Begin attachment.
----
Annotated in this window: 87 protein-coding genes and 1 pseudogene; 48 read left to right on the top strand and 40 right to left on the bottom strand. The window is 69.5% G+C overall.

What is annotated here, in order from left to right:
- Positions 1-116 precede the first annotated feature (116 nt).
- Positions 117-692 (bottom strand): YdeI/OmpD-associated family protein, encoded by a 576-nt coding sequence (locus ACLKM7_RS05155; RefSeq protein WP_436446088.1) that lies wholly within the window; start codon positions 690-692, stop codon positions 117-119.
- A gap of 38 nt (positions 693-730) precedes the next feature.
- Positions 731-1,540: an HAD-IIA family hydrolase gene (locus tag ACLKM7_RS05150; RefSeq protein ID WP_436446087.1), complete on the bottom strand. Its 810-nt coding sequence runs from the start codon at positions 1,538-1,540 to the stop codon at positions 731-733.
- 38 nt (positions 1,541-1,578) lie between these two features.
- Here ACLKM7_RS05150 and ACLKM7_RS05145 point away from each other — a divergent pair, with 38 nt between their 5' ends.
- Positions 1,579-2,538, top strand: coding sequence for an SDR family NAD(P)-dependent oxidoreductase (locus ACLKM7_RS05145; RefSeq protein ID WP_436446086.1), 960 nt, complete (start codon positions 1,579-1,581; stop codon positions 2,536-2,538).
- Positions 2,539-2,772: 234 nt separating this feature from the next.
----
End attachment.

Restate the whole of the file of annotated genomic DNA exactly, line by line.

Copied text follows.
Annotated in this window: 87 protein-coding genes and 1 pseudogene; 48 read left to right on the top strand and 40 right to left on the bottom strand. The window is 69.5% G+C overall.

What is annotated here, in order from left to right:
- Positions 1-116 precede the first annotated feature (116 nt).
- Positions 117-692 (bottom strand): YdeI/OmpD-associated family protein, encoded by a 576-nt coding sequence (locus ACLKM7_RS05155; RefSeq protein WP_436446088.1) that lies wholly within the window; start codon positions 690-692, stop codon positions 117-119.
- A gap of 38 nt (positions 693-730) precedes the next feature.
- Positions 731-1,540: an HAD-IIA family hydrolase gene (locus tag ACLKM7_RS05150; RefSeq protein ID WP_436446087.1), complete on the bottom strand. Its 810-nt coding sequence runs from the start codon at positions 1,538-1,540 to the stop codon at positions 731-733.
- 38 nt (positions 1,541-1,578) lie between these two features.
- Here ACLKM7_RS05150 and ACLKM7_RS05145 point away from each other — a divergent pair, with 38 nt between their 5' ends.
- Positions 1,579-2,538, top strand: coding sequence for an SDR family NAD(P)-dependent oxidoreductase (locus ACLKM7_RS05145; RefSeq protein ID WP_436446086.1), 960 nt, complete (start codon positions 1,579-1,581; stop codon positions 2,536-2,538).
- Positions 2,539-2,772: 234 nt separating this feature from the next.